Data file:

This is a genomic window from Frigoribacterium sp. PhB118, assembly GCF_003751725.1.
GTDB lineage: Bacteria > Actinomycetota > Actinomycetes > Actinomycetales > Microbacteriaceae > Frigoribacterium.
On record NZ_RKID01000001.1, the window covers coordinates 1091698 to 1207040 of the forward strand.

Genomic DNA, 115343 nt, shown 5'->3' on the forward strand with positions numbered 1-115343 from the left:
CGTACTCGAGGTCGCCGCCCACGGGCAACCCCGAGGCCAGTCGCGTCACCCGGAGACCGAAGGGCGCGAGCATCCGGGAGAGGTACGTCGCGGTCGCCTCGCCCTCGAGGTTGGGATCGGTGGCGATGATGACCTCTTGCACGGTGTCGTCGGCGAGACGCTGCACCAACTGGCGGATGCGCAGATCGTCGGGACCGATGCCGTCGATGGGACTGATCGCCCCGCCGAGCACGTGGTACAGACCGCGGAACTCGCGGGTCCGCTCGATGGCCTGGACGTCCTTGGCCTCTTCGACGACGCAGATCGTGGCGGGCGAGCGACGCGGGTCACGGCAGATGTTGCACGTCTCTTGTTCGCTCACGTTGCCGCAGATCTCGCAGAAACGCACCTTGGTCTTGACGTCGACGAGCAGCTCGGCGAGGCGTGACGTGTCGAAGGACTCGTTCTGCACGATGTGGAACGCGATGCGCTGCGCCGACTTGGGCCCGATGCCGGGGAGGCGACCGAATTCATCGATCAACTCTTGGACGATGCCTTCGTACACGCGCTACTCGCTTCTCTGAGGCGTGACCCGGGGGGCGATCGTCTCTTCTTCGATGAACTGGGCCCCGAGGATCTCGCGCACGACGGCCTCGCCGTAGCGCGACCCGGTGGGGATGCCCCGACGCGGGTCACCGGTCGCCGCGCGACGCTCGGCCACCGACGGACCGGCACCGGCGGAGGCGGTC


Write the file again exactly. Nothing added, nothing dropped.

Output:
This is a genomic window from Frigoribacterium sp. PhB118, assembly GCF_003751725.1.
GTDB lineage: Bacteria > Actinomycetota > Actinomycetes > Actinomycetales > Microbacteriaceae > Frigoribacterium.
On record NZ_RKID01000001.1, the window covers coordinates 1091698 to 1207040 of the forward strand.

Genomic DNA, 115343 nt, shown 5'->3' on the forward strand with positions numbered 1-115343 from the left:
CGTACTCGAGGTCGCCGCCCACGGGCAACCCCGAGGCCAGTCGCGTCACCCGGAGACCGAAGGGCGCGAGCATCCGGGAGAGGTACGTCGCGGTCGCCTCGCCCTCGAGGTTGGGATCGGTGGCGATGATGACCTCTTGCACGGTGTCGTCGGCGAGACGCTGCACCAACTGGCGGATGCGCAGATCGTCGGGACCGATGCCGTCGATGGGACTGATCGCCCCGCCGAGCACGTGGTACAGACCGCGGAACTCGCGGGTCCGCTCGATGGCCTGGACGTCCTTGGCCTCTTCGACGACGCAGATCGTGGCGGGCGAGCGACGCGGGTCACGGCAGATGTTGCACGTCTCTTGTTCGCTCACGTTGCCGCAGATCTCGCAGAAACGCACCTTGGTCTTGACGTCGACGAGCAGCTCGGCGAGGCGTGACGTGTCGAAGGACTCGTTCTGCACGATGTGGAACGCGATGCGCTGCGCCGACTTGGGCCCGATGCCGGGGAGGCGACCGAATTCATCGATCAACTCTTGGACGATGCCTTCGTACACGCGCTACTCGCTTCTCTGAGGCGTGACCCGGGGGGCGATCGTCTCTTCTTCGATGAACTGGGCCCCGAGGATCTCGCGCACGACGGCCTCGCCGTAGCGCGACCCGGTGGGGATGCCCCGACGCGGGTCACCGGTCGCCGCGCGACGCTCGGCCACCGACGGACCGGCACCGGCGGAGGCGGTC